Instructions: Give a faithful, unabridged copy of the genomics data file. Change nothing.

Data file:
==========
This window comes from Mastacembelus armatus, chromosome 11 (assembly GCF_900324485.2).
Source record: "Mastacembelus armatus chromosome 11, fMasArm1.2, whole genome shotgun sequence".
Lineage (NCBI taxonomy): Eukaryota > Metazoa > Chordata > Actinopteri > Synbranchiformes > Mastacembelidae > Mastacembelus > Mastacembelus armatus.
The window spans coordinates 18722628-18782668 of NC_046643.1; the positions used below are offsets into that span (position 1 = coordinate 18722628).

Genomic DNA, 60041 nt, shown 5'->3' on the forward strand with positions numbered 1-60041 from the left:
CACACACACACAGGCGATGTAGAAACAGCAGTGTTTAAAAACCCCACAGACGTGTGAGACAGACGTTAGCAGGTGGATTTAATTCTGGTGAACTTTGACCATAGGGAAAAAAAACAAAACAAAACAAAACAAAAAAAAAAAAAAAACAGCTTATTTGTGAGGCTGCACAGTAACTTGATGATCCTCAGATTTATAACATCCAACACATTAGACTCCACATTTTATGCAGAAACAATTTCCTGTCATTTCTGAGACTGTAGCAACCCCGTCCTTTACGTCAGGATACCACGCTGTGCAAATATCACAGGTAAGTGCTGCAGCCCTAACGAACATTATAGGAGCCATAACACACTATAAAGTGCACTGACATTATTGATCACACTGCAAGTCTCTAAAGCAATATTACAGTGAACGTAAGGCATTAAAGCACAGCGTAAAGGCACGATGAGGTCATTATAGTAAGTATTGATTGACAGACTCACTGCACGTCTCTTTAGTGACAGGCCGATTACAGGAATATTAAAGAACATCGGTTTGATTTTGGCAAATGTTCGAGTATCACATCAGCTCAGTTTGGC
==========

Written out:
This window comes from Mastacembelus armatus, chromosome 11 (assembly GCF_900324485.2).
Source record: "Mastacembelus armatus chromosome 11, fMasArm1.2, whole genome shotgun sequence".
Lineage (NCBI taxonomy): Eukaryota > Metazoa > Chordata > Actinopteri > Synbranchiformes > Mastacembelidae > Mastacembelus > Mastacembelus armatus.
The window spans coordinates 18722628-18782668 of NC_046643.1; the positions used below are offsets into that span (position 1 = coordinate 18722628).

Genomic DNA, 60041 nt, shown 5'->3' on the forward strand with positions numbered 1-60041 from the left:
CACACACACACAGGCGATGTAGAAACAGCAGTGTTTAAAAACCCCACAGACGTGTGAGACAGACGTTAGCAGGTGGATTTAATTCTGGTGAACTTTGACCATAGGGAAAAAAAACAAAACAAAACAAAACAAAAAAAAAAAAAAAACAGCTTATTTGTGAGGCTGCACAGTAACTTGATGATCCTCAGATTTATAACATCCAACACATTAGACTCCACATTTTATGCAGAAACAATTTCCTGTCATTTCTGAGACTGTAGCAACCCCGTCCTTTACGTCAGGATACCACGCTGTGCAAATATCACAGGTAAGTGCTGCAGCCCTAACGAACATTATAGGAGCCATAACACACTATAAAGTGCACTGACATTATTGATCACACTGCAAGTCTCTAAAGCAATATTACAGTGAACGTAAGGCATTAAAGCACAGCGTAAAGGCACGATGAGGTCATTATAGTAAGTATTGATTGACAGACTCACTGCACGTCTCTTTAGTGACAGGCCGATTACAGGAATATTAAAGAACATCGGTTTGATTTTGGCAAATGTTCGAGTATCACATCAGCTCAGTTTGGC